Whether you’re a first-time mom, already planning your mom and toddler Halloween costumes or way beyond the newborn phase, every stage of parenting is a new adventure. When you’re picking out nursery staples or surviving public meltdowns together, having a partner who’s in it for the long haul can help bear some of the burden of parenting. But according to a new study, what parenting means to moms and dads is surprisingly really different.
By analyzing 12,000 parents’ time-use diaries over a course of three years, researchers at Cornell University found that, while both Mom and Dad enjoy parenting, mothers actually carry way more stress about it.
Why? A major factor is because, more often than not, moms are the parent spending more time doing burdensome tasks (think, cooking and cleaning) with the kids while dads spent way more time playing with their little ones.
Kelly Musick, associate professor of policy analysis and management at Cornell and co-author of the study, said, “It’s not that moms are so stressed out with their kids, but relative to fathers, they’re experiencing more strain.” She also notes that moms are doing more solo-parenting than dads, whose time with the kids usually includes mom too.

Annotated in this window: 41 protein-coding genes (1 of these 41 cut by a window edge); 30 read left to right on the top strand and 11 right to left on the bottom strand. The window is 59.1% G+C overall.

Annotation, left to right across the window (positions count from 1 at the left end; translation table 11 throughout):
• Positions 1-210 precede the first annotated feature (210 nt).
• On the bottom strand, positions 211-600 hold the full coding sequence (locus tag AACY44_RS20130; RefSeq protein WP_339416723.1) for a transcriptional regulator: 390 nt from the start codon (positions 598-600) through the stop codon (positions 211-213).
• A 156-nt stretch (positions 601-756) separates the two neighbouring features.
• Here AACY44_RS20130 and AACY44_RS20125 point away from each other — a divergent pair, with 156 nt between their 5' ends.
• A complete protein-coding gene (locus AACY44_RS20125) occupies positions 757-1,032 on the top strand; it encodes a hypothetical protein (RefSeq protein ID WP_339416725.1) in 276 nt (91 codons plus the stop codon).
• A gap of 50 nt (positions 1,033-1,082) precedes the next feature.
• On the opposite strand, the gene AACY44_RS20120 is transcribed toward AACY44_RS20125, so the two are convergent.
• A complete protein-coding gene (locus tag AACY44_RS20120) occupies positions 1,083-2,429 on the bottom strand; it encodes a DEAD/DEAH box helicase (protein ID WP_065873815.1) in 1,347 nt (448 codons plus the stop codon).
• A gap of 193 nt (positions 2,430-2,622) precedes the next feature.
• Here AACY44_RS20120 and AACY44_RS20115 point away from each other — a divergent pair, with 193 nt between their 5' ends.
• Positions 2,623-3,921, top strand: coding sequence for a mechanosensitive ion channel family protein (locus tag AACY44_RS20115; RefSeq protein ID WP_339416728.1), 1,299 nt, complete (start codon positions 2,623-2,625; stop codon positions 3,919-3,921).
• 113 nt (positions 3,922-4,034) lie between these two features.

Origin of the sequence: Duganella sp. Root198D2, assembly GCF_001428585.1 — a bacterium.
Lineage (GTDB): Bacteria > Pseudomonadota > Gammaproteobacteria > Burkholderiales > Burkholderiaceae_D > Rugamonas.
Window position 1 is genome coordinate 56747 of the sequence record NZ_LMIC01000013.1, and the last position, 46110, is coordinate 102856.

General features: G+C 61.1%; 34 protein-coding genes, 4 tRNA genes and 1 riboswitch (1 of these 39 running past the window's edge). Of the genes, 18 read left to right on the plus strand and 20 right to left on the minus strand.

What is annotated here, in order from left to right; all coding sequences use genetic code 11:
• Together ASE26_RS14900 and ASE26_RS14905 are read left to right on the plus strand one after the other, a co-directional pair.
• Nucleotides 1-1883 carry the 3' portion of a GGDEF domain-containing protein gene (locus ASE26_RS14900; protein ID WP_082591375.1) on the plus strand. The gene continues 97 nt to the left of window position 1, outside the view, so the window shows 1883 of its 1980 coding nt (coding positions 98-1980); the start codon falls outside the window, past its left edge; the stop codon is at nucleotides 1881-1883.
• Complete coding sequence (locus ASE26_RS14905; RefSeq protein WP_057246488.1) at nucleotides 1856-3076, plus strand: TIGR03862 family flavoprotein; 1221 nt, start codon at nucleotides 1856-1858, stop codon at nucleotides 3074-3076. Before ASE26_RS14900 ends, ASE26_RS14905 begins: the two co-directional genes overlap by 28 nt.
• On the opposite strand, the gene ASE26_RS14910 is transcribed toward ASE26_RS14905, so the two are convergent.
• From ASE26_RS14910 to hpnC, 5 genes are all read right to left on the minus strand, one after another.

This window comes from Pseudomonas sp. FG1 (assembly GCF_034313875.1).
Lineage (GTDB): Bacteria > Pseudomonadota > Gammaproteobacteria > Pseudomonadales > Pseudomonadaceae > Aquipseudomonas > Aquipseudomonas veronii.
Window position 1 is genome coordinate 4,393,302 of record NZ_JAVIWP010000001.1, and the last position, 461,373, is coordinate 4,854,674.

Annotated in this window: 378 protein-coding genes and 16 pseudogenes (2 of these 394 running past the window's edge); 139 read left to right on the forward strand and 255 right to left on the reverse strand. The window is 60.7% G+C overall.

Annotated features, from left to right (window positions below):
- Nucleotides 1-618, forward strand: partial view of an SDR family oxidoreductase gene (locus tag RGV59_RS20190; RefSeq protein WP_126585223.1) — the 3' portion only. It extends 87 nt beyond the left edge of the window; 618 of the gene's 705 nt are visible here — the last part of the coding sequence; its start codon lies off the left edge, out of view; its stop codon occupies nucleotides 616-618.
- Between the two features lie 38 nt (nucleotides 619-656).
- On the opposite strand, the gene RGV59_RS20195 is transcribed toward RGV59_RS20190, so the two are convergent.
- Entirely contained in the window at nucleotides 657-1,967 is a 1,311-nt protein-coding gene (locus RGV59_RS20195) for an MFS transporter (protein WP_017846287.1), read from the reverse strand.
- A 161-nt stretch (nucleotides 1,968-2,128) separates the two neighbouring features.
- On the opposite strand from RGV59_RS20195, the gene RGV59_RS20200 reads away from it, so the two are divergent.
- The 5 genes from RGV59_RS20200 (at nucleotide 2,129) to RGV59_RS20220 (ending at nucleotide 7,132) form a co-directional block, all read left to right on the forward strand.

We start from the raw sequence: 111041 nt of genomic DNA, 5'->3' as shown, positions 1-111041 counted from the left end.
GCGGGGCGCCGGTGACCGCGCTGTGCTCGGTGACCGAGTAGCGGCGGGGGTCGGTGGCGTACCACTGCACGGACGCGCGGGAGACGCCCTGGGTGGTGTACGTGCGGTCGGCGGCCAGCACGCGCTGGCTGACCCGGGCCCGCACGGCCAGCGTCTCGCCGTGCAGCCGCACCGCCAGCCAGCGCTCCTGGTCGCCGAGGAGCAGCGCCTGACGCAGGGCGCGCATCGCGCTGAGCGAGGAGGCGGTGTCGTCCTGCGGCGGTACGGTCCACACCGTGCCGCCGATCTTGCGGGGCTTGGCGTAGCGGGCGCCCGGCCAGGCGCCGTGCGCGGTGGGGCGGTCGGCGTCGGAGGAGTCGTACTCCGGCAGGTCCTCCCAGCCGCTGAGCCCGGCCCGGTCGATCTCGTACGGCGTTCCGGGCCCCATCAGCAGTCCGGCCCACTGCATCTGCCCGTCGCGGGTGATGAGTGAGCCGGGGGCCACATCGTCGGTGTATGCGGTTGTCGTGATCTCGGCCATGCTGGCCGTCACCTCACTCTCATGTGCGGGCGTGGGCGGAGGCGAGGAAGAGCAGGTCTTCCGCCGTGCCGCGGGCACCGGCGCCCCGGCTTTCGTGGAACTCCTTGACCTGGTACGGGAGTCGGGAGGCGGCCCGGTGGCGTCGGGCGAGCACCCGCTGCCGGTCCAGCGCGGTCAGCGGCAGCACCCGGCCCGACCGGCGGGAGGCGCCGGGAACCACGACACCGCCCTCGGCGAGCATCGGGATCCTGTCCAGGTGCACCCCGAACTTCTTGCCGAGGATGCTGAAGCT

To collect the data, participants recorded how they felt and what they were doing during three random periods during a 24-hour day and rated how happy, sad, stressed and tired they felt and how meaningful they considered the activity they were doing. Researchers were then able to compare how the parents felt doing activities with their children to how they felt doing the same kinds of activities without their kids.
Musick hypothesizes that moms end up doing more of the boring, burdensome work because expectations are typically higher for moms, which can hinder moms from putting less pressure on themselves and suggests that, as a society, we rethink what expectations of both moms AND dads are.
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